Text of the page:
Connor Franta talks YouTube career, creative endeavors at PPC event


Romita Das | Senior Staff Photographer

Connor Franta in the William Pitt Union Tuesday night.

By Shreya Singh, Staff Writer

When asked what vegetable he would want to be, online sensation Connor Franta said it was a question that involved some thinking.

“I have to really think about that,” Franta said. “I want to say brussel sprouts? I’m a vegetarian so it’s an important question.”

About 300 students gathered Tuesday night in the William Pitt Union’s Assembly Room as Pitt Program Council hosted Franta, an award-winning author, content creator and entrepreneur, to talk and interact with the audience. Franta has amassed more than 20 million followers across his social platforms.

After getting his start on YouTube, Franta went on to participate in many company campaigns from Calvin Klein to Urban Outfitters. He now co-designs for the clothing company Common Culture.

Quincey Johnston, PPC’s executive board director, interviewed Franta for an hour on a range of topics, followed by a brief Q&A session. Her questions ranged from his experience on social media to his coming out video, which according to her, was “a piece of YouTube history.”

When talking about his experience as a queer person who is famous online, Franta said the online community is vital in making others feel safe and like they belong.

“Visibility matters so much,” Franta said. “Representation matters so much beyond words. It’s one of those things that you don’t know until you finally see yourself on the screen being represented or hear your story being told, and you suddenly feel very less alone. That empowerment can do amazing things for the world.”

Lydon Pelletier, PPC’s public relations director, said part of the reason that the council invited him was because of his social media influence in the early 2010s.

“During the lecture committee, we usually get together with our committee members who help us come up with a list of names and people who they think would be interesting guests,” Pelletier said. “I think Connor Franta appealed to us because he kind of has a nostalgia factor. A lot of my friends were big into YouTube during that time and he was really popular, so we thought he would be a great choice.”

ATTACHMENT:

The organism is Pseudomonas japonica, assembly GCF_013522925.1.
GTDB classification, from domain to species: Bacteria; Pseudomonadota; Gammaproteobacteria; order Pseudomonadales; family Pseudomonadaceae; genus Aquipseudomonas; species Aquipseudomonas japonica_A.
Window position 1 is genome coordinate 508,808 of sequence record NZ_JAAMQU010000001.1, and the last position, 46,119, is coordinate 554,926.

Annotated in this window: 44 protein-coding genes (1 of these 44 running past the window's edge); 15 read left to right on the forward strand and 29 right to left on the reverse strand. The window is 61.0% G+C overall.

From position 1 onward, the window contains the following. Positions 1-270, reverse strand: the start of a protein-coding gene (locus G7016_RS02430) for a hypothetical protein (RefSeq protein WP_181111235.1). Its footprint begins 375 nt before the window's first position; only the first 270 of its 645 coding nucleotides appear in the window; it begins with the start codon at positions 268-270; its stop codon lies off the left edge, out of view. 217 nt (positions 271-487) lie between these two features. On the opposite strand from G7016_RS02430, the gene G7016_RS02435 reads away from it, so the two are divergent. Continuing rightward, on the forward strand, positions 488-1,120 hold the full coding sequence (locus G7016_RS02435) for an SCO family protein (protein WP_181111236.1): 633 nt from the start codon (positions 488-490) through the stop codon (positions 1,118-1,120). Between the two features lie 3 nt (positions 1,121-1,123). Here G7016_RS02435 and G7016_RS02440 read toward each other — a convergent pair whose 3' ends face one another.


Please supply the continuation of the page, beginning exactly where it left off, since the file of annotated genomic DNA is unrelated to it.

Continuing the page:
Pelletier also said she hoped students enjoyed the talk, especially after the COVID-19 pandemic halted in-person guest appearances.

“I think one thing I always hope, especially this year, is that students have fun and enjoy being back in person,” Pelletier said. “We did lectures last year and we did a ton of really cool ones, like we had Dan Levy from ‘Schitt’s Creek’ and tons of other cool people, but I think being back in person is super exciting because some of your favorite people are like 50 feet from you.”

Aside from social media, Franta has also published three books, starting with his 2015 memoir “A Work in Progress,” which details his childhood, current life and future aspirations. His most recent memoir, “House Fires,” strays from his life story and instead focuses on his creative talents — a collection of narrative, poetry and original film photography.

Conor Franta is introduced at a Pitt Program Council Event Tuesday night in the William Pitt Union. (Romita Das | Senior Staff Photographer)

Franta said the process of writing a book is different from producing social media content like YouTube and TikTok videos.

“With content creation, it’s kind of meant to be as quick as possible,” Franta said. “When it comes to sitting down to write a book, there’s something about it that feels timeless. Because there is a physicality to it as well — it quite frankly could be timeless. It’s a much slower mindset to write three books. You’re in the moment.”

Sahil Khattar, a first-year neuroscience major, said he chose to attend the talk because he watched Franta frequently years ago and related to him and his content.

“I wanted to see him because I grew up watching him on YouTube and he was one of the first people who I watched who came out as gay,” Khattar said. “Being closeted at the time, it gave me solace knowing that I wasn’t alone, and I wanted to be able to listen to him talk about his experiences.”

Payal Amin, a first-year biochemistry major, said she liked being back in person for the events because it made them seem less formal.

“It was really motivational to hear someone who I used to watch as a kid and see what he’s up to now,” Amin said. “I liked that we were back in person for this talk because I feel like it made the conversation more personal.”

Franta said putting himself out there and being himself was a key component to his success. 

“It was nice to be unintentionally vulnerable, especially because I was a shy kid growing up,” Franta said. “In the beginning I thought it was just a creative outlet, but I think in a weird way that was myself unintentionally breaking away from things that were holding me back, and I didn’t even realize that’s what I was doing.”